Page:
This is the fifth blog post in NLC’s State of the Cities 2014 series.

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About the Author: Emily Pickren is the Senior Staff Writer for NLC’s Institute for Youth, Education, and Families. Follow Emily on Twitter at @emilypickren.

Pay for Success: A New Opportunity for Local Governments to be Catalysts for Change

Calling all participants in the social innovation economy! If you’re a local government interested in social innovation finance or social impact bonds, check out this new opportunity to make impactful social interventions that produce results for communities in need.

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Through its Social Innovation Fund, the Corporation for National and Community Service (CNCS) has awarded $1.9 million in grant funding to Third Sector Capital Partners, Inc., a nonprofit advisory firm specializing in Pay for Success (PFS). Third Sector will use the funding to hold an open competition for state and local governments to receive PFS technical advisory services.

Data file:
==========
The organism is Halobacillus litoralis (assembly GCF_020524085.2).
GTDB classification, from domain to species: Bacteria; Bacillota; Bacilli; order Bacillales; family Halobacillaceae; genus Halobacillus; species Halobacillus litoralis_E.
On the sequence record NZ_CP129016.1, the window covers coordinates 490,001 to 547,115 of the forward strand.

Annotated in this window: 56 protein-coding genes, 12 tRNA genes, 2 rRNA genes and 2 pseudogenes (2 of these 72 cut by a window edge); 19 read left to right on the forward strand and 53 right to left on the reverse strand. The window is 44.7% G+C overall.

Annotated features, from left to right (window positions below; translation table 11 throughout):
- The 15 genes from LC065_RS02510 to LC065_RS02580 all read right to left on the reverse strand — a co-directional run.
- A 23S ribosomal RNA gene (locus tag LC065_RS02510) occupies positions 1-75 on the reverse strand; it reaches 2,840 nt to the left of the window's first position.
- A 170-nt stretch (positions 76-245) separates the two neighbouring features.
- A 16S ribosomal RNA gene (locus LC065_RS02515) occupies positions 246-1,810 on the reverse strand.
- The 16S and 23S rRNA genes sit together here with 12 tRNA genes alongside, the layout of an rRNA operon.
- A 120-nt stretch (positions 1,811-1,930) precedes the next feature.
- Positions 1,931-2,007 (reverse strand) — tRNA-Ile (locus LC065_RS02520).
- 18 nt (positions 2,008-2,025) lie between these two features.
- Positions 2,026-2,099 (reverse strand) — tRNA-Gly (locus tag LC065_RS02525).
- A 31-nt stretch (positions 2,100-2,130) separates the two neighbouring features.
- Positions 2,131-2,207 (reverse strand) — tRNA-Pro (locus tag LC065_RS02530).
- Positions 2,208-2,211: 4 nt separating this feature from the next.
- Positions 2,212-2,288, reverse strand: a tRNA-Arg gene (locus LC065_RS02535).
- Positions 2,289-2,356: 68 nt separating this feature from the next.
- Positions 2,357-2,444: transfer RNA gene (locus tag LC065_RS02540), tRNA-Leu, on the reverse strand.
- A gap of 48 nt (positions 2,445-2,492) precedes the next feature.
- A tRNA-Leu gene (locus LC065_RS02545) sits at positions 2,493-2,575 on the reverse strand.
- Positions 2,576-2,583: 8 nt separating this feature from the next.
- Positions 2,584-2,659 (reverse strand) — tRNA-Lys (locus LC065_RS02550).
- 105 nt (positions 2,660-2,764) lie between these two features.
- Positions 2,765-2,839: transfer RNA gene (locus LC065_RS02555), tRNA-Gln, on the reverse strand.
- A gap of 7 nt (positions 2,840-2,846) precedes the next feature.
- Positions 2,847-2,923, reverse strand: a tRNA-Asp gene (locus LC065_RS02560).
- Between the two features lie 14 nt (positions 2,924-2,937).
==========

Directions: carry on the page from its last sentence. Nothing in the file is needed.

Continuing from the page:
SIF Partners LogoNLC is an outreach partner with Third Sector and is working to educate our members and other local government entities on the benefits of PFS and the opportunities presented by this unique project.

To that end, we encourage interested groups to participate in an informational webinar on Friday, October 24th. Third Sector will present more specific information about the competition, discuss eligibility criteria and take questions from participants. Register here.

Pay for Success has received strong bi-partisan support and is also a presidential priority. Federal legislators and leaders from both sides of the aisle recognize and appreciate the benefits of investing in a performance-driven social sector.

The Social Innovation Fund, which is providing funding and support for this project, is a key White House initiative and major program of CNCS that combines public and private resources to grow the impact of innovative, community-based solutions that have compelling evidence of improving the lives of people in low-income communities throughout the U.S.

Emily